The airborne battalion of anarchists

This is how ANT1 TV reported the riots that took place in the Exarchia district of Athens on 6/12/14. The journalist, Yorgos Karaivaz, have surpassed Nobelist poets and imagined himself in one of the fiercest battlegrounds of human history. Enjoy the description and ponder the reasons why a nationwide TV station would go this low to describe in this way an otherwise pretty simple news story.

Greek demo dress code: plain clothes

An interesting video was filmed last night during the extensive riots that took place after the demo in honour of 15-year old Alexis Grigoropoulos who was assassinated by a policeman on December 2008.

Greek demonstrators often mention the existence of plain clothes policemen and the infiltration of agent provocateurs in demonstrations in Greece. I too used to believe that this was some kind of a conspiracy theory until I started attending demos after 2009. International media have been reluctant to report on this (with some exceptions) with correspondents finding it difficult to believe that such totalitarian practices are still being used in an EU country.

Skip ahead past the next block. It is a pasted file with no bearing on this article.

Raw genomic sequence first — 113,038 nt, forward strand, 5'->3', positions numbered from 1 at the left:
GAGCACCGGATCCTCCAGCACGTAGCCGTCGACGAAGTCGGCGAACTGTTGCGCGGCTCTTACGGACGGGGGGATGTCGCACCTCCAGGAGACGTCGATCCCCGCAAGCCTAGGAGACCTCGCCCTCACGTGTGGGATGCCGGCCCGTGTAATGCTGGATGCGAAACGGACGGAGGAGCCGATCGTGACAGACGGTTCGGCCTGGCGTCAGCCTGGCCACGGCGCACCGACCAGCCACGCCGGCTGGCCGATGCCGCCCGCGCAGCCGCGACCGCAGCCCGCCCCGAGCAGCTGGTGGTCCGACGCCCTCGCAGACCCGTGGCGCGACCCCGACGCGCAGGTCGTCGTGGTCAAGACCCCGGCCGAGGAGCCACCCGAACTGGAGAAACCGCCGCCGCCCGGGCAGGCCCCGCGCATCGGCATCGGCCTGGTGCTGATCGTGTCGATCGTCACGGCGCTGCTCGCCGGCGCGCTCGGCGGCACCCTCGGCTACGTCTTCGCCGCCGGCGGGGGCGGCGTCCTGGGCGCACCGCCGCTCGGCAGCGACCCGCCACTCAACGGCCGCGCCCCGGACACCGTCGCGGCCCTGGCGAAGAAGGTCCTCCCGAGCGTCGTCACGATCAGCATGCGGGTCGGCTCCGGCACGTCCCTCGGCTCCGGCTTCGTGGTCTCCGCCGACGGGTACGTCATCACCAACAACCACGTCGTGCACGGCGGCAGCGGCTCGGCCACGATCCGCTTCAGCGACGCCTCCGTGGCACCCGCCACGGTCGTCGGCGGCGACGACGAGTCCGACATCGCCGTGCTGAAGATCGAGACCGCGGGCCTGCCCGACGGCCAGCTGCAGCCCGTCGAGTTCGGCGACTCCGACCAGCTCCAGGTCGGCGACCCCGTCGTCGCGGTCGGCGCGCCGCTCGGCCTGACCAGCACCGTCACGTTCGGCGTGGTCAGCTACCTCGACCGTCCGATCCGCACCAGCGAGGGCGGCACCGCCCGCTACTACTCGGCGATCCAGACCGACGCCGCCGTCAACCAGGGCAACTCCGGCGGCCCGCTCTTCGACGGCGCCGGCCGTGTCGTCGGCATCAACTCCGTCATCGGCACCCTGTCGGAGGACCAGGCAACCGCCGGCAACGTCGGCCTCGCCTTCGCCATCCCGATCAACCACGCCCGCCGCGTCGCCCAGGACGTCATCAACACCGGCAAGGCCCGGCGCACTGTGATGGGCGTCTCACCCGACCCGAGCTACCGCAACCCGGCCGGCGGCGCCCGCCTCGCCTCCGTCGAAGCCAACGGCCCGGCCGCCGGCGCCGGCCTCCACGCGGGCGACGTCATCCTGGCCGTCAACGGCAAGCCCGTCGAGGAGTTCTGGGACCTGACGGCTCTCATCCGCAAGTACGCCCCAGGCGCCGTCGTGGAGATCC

But this video, filmed last night in Exarchia district of Athens and posted on YouTube by Sto Kokkino radio, shows clearly a big number of what would otherwise look like “a band of hoodies or violent rioters” passing by a team of riot police, heading towards the district’s square where anarchists had set up barricades.

The Greek government does not acknowledge the use of such practices, nor is it expected to comment on the issue after the publication of this video.

Upd: Here’s a second video from the same place/time (Thanks Janine Louloudi).

Video details police violence in Exarchia

kostaskallergis: